Each essay to be graded is converted into a column vector, with the essay representing a new source with cell values based on the terms (rows) from the original matrix. A similarity score is then calculated for the essay column vector relative to each column of the rubric matrix. The essay’s grade is determined by averaging the similarity scores from a predetermined number of sources with which it is most similar. Their system also provides a great deal of diagnostic and evaluative feedback. Like PEG, Foltz, Kintsch and Landauer (1998) also report remarkably high correlations between LSA scores and human scored essays.
The Educational Testing Service’s Electronic Essay Rater (e-rater) is a sophisticated "Hybrid Feature Technology" that uses syntactic variety, discourse structure (like PEG) and content analysis (like LSA). To measure syntactic variety, e-rater counts the number of complement, subordinate, infinitive, relative clause and occurrences of modal verbs (would, could) to calculate ratios of these syntactic features per sentence and per essay. For structure analysis, e-rater uses 60 different features, similar to PEG’s proxes. Two indices are created to evaluate the similarity of the target essay’s content to the content of calibrated essays. As described by Burstein, et.al (1998), in their EssayContent analysis module, the vocabulary of each score category is converted to a single vector whose elements represent the total frequency of each word in the training essays for that holistic score category. The system computes correlations between the vector for a given test essay and the vectors representing the trained categories. The score that is most similar to the test essay is assigned as the evaluation of its content.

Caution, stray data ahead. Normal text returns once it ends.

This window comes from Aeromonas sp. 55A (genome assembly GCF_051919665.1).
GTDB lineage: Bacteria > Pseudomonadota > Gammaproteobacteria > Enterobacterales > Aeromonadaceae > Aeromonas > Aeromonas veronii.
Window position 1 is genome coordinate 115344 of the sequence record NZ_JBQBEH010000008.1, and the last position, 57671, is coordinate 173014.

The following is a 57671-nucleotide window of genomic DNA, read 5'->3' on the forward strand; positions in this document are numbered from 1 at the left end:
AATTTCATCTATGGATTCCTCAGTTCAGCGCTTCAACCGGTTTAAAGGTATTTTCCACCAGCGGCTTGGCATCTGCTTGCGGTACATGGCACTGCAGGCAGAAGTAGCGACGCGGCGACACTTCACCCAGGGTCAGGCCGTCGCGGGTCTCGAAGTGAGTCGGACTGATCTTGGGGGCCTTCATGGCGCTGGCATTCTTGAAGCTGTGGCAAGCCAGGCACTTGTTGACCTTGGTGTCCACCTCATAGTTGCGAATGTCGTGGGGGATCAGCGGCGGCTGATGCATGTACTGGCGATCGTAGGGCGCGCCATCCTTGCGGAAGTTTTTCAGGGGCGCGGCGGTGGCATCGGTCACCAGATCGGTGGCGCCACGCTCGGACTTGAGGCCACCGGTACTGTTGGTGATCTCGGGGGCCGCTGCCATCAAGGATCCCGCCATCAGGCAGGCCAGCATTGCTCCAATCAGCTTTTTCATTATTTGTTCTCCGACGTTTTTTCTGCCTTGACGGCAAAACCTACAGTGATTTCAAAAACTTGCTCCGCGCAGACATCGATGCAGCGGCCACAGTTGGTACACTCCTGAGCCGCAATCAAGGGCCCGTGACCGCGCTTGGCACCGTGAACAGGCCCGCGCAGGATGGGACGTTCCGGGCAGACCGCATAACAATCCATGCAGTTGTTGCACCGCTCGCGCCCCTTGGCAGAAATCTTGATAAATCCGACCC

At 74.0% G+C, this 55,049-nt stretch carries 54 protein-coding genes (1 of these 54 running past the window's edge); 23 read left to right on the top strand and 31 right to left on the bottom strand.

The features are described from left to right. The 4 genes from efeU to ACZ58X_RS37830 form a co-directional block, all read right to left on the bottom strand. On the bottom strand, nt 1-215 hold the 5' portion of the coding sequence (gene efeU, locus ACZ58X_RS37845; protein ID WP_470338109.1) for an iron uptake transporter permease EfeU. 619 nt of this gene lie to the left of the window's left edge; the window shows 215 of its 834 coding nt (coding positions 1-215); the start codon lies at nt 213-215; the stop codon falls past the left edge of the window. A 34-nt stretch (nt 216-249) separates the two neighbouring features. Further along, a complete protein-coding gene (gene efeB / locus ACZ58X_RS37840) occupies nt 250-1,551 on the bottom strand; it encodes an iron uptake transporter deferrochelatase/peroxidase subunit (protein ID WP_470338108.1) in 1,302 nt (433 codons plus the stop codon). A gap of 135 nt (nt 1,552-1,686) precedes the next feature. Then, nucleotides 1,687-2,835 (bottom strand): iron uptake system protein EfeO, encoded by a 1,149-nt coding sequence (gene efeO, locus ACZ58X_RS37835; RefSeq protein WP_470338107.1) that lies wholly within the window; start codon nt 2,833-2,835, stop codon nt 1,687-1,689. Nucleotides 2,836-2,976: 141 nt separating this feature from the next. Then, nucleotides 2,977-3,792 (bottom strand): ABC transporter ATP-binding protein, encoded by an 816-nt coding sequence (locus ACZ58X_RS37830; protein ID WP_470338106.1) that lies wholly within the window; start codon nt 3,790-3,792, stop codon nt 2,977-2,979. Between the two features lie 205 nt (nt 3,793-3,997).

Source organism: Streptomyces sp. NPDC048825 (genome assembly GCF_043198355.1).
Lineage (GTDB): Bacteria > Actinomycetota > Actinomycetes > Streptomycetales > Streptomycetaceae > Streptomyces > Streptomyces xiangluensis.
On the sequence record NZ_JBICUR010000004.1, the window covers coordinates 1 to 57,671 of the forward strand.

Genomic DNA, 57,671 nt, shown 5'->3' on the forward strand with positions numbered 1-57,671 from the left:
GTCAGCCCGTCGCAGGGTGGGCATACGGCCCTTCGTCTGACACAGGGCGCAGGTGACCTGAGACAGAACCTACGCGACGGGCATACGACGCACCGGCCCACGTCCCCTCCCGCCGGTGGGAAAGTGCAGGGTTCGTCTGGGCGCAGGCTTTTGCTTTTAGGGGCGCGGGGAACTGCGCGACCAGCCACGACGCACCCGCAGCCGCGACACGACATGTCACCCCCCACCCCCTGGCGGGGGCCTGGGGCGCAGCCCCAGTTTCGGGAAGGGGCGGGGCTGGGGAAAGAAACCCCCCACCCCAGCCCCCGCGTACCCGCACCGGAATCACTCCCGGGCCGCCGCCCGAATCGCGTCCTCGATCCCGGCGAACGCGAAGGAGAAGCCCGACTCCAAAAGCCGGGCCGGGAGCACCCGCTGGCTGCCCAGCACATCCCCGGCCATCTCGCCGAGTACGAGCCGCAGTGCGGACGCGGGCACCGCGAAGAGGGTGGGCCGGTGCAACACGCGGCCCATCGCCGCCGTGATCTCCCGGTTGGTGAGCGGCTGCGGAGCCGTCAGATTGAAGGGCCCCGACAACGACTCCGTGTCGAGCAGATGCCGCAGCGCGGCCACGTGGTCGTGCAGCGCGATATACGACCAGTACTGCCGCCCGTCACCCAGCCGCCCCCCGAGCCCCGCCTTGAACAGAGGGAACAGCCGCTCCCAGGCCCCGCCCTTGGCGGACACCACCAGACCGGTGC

E-rater’s ArgContent analysis module is based on the inverse document frequency, like LSA. The word frequency vectors for the score categories are converted to vectors of word weights. The first part of the weight formula represents the prominence of word I in the score category, and the second part is the log of the word's inverse document frequency. For each argument in the test essay, a vector of word weights is also constructed and correlated. Like PEG, the analyzed features are then regressed to build a model that predict human grader’s scores.
Several studies have reported favorably on PEG, LSA, and e-rater. The programs have returned grades that correlated significantly and meaningfully with human raters. A review of the research on LSA found that its scores typically correlate as well with human raters as the raters do with each other, occasionally correlating less well, but occasionally correlating better (Chung & O’Neil, 1997). Research on PEG consistently reports superior correlations between PEG and human graders relative to correlations between human graders (e. g., Page, Poggio, & Keith, 1997). E-rater was deemed so impressive it is now operational and used to score the General Management Aptitude Test (GMAT).